From the press release:
The Segesser Hide Paintings: Examine an 18th-century artifact with 21st-century tools
On display in the Palace of the Governors, the Segesser Hides are a jewel of New Mexico’s museum collections and bear the first known depictions of Spanish colonial life in the United States. The hides illustrate an ambush in present-day Nebraska of a 1720 expedition led by the then-Lt. Governor of New Mexico. Painted on animal hide, likely bison, they are believed to have been created in New Mexico, where imported canvas was rare.
The hides found their way back to the Southwest—and eventually to the Palace—more than 200 years after Philipp von Segesser von Brunegg, a Jesuit priest, sent them to his family in Switzerland in 1758. It is believed that he acquired them in Sonora, Mexico, between 1732 and 1758, from the Anzas, a family that was prominent in military and civil affairs in both New Mexico and the Sonoran village where Father Segesser’s mission was situated.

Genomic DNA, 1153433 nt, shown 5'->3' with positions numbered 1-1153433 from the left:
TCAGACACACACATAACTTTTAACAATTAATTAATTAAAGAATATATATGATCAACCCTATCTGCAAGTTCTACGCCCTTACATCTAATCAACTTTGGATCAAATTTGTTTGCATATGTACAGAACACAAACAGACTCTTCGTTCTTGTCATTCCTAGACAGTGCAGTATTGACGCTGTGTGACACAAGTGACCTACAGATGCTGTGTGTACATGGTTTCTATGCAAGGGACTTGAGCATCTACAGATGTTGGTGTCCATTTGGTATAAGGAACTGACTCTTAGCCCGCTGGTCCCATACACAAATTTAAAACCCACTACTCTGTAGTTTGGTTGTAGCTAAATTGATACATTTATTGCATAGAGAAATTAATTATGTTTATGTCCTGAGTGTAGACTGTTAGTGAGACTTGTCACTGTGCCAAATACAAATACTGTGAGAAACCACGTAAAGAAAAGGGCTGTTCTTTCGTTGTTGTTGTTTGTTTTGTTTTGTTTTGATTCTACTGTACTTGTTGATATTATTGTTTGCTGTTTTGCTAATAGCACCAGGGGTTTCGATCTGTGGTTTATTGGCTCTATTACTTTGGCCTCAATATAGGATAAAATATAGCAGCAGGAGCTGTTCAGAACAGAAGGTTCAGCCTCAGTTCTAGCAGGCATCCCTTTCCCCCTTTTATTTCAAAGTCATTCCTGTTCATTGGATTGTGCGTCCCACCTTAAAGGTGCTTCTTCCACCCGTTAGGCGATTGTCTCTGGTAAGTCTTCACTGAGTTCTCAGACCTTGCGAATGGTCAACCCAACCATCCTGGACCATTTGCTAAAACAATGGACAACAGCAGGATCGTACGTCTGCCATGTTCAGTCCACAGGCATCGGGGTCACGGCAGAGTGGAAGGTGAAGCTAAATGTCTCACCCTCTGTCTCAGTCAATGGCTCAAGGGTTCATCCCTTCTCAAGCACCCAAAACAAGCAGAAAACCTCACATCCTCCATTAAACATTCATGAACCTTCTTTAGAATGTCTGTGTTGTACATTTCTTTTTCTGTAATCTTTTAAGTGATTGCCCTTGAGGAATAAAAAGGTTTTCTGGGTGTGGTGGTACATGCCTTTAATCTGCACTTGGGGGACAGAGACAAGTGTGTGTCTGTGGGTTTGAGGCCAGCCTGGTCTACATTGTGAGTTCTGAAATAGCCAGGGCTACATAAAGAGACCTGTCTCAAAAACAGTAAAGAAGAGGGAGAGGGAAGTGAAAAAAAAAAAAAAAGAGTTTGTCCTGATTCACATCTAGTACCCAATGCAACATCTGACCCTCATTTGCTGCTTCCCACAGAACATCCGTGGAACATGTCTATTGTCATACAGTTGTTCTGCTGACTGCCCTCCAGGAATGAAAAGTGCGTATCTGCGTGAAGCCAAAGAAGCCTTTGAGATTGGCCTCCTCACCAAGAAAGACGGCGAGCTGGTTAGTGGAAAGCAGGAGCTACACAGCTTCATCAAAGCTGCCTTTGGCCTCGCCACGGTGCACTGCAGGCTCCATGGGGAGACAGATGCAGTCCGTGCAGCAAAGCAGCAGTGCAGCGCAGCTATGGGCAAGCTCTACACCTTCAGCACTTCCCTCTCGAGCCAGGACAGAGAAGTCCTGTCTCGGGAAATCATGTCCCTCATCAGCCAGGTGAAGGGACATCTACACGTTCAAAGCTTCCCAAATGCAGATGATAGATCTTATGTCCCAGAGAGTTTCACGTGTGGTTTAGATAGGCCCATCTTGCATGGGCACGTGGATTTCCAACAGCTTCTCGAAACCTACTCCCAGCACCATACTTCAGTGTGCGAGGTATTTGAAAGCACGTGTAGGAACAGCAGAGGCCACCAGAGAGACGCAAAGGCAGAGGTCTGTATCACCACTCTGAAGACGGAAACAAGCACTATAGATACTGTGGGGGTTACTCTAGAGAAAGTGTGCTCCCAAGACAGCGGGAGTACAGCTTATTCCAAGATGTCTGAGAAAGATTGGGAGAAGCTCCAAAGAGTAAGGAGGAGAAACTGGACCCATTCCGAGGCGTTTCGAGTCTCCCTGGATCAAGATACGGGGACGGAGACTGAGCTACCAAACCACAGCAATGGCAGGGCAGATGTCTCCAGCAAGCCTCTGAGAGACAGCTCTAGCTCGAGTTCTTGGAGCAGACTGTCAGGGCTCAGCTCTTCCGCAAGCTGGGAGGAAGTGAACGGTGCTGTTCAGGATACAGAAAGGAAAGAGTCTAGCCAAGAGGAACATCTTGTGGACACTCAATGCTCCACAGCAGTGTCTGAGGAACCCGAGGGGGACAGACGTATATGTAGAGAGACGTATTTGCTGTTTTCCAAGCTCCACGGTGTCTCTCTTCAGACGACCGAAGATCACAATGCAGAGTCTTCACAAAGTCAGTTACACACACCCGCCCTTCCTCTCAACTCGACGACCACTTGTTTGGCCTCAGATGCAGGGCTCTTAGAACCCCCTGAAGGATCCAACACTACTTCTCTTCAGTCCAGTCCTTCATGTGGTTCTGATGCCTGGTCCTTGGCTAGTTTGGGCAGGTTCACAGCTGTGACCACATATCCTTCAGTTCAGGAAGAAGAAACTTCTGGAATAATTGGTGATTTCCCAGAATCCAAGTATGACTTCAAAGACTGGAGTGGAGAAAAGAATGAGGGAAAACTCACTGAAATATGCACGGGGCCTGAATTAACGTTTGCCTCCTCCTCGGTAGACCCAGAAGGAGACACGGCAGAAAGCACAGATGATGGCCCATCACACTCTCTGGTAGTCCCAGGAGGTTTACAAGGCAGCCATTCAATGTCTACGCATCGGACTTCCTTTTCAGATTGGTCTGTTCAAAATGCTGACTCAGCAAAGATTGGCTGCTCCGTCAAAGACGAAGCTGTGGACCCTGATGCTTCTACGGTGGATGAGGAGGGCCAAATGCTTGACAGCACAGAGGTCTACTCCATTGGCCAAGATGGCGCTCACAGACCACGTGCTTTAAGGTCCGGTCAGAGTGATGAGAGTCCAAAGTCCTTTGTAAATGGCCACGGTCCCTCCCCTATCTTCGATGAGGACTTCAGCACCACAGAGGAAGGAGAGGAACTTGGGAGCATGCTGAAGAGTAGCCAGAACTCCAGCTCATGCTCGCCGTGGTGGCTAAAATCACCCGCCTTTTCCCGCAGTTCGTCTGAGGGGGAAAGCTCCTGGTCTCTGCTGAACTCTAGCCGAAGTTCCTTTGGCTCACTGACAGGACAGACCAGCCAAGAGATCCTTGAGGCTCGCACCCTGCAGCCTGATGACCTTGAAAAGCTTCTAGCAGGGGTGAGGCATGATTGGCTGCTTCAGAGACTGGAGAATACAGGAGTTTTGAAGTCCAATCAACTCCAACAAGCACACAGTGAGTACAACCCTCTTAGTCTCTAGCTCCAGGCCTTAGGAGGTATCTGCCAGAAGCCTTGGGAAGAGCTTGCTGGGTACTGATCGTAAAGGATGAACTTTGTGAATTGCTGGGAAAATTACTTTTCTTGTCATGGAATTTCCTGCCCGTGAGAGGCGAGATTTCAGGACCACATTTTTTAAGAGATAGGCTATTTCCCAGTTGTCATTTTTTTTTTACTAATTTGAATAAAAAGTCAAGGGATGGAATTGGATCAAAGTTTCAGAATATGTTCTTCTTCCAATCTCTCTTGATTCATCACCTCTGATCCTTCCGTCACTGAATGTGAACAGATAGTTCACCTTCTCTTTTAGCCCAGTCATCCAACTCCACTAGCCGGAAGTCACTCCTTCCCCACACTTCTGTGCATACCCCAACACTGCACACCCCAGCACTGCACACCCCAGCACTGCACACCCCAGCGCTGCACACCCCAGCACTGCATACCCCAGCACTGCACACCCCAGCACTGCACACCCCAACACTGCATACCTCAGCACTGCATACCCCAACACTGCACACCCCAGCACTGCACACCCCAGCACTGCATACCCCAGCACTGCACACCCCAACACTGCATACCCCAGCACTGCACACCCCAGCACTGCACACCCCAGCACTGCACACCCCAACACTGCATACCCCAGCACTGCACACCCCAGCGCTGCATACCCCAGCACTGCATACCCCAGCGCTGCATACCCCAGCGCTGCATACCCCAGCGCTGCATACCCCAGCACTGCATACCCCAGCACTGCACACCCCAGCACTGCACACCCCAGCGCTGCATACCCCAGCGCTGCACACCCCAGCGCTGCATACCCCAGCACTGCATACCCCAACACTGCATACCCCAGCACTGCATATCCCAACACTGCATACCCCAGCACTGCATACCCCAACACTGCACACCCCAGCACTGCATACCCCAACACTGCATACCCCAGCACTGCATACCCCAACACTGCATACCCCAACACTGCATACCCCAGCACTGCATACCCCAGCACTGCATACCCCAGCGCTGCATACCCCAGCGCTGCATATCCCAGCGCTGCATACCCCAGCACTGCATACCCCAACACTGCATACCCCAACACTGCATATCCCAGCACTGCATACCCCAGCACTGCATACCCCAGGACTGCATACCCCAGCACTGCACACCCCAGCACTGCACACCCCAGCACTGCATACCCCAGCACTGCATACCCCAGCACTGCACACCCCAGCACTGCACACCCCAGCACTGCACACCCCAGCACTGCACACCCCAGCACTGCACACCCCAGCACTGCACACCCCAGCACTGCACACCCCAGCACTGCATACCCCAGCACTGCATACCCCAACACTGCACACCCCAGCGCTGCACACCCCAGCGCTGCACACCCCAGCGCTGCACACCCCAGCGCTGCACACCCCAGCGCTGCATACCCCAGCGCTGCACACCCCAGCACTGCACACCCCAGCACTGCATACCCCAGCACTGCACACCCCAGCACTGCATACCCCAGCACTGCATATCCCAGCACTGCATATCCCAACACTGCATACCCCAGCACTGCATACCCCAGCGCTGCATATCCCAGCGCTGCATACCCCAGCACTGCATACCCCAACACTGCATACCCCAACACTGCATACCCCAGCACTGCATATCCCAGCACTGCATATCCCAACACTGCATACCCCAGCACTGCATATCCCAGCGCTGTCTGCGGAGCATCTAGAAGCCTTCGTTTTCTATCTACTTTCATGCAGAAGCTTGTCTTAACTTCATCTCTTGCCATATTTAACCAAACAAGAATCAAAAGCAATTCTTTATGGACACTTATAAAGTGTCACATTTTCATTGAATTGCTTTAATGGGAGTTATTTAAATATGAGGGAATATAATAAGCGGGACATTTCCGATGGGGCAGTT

Besides viewing them at the Palace, visitors can enjoy a computer-interactive exhibit in the History Museum that highlights various parts of the hides.
New Mexico History Museum/Palace of the Governors. Photo by Blair Clark, New Mexico Department of Cultural Affairs.
Note: Representative image at left is often cropped for display purposes. Downloaded high-resolution images are not cropped.